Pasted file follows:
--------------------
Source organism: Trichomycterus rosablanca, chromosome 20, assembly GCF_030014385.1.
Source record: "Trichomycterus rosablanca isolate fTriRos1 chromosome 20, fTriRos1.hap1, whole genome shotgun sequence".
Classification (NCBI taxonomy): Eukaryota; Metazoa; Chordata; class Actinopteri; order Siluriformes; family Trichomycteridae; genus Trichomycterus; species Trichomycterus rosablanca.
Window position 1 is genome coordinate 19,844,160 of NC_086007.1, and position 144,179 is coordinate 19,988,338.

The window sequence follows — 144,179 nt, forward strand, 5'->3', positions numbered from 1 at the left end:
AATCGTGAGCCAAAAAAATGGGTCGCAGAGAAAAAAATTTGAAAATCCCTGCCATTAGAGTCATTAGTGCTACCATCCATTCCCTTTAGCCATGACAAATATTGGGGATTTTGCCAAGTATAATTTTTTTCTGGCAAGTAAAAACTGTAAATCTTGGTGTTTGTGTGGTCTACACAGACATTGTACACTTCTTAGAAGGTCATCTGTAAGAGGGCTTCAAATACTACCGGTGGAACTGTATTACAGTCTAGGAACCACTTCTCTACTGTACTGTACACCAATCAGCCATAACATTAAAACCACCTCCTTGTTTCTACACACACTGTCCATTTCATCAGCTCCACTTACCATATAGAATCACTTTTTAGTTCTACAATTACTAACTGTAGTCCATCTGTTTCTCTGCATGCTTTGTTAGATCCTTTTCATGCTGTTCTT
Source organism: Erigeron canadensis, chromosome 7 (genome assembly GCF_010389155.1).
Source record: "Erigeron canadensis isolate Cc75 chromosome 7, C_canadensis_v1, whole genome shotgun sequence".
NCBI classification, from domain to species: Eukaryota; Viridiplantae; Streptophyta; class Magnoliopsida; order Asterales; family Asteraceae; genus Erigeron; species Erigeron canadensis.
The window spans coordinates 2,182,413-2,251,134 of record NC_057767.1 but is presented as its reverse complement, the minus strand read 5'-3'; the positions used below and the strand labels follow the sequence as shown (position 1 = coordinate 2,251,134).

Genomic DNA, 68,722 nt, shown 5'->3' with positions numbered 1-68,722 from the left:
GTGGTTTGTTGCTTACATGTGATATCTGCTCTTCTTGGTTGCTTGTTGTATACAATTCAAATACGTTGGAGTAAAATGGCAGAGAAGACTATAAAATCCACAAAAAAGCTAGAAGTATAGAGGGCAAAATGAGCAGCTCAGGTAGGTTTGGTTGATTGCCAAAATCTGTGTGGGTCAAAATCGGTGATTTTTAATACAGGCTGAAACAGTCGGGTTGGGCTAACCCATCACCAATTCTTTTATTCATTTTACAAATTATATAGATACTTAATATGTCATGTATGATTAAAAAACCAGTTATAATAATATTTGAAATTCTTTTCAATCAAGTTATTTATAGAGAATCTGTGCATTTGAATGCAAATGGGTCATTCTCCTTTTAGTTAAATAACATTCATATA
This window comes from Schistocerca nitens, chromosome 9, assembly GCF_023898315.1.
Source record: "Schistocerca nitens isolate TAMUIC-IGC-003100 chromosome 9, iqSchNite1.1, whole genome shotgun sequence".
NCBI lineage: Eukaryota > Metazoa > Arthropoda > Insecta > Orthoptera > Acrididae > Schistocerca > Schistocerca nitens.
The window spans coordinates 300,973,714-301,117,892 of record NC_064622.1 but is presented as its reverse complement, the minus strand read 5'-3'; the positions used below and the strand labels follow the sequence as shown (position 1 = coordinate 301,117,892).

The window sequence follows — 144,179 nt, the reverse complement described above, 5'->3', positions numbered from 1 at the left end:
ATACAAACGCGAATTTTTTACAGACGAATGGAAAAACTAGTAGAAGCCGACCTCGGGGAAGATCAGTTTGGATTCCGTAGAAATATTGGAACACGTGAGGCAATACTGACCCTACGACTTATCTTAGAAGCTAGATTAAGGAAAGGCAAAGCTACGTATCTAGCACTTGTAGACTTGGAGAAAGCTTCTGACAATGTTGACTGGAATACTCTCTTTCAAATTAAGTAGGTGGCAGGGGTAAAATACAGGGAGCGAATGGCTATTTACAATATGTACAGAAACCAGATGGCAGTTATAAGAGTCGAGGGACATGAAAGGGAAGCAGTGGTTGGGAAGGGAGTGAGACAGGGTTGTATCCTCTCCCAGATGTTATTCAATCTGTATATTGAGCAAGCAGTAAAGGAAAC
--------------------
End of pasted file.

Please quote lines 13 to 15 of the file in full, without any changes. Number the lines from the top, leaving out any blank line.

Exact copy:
This window comes from Schistocerca nitens, chromosome 9, assembly GCF_023898315.1.
Source record: "Schistocerca nitens isolate TAMUIC-IGC-003100 chromosome 9, iqSchNite1.1, whole genome shotgun sequence".
NCBI lineage: Eukaryota > Metazoa > Arthropoda > Insecta > Orthoptera > Acrididae > Schistocerca > Schistocerca nitens.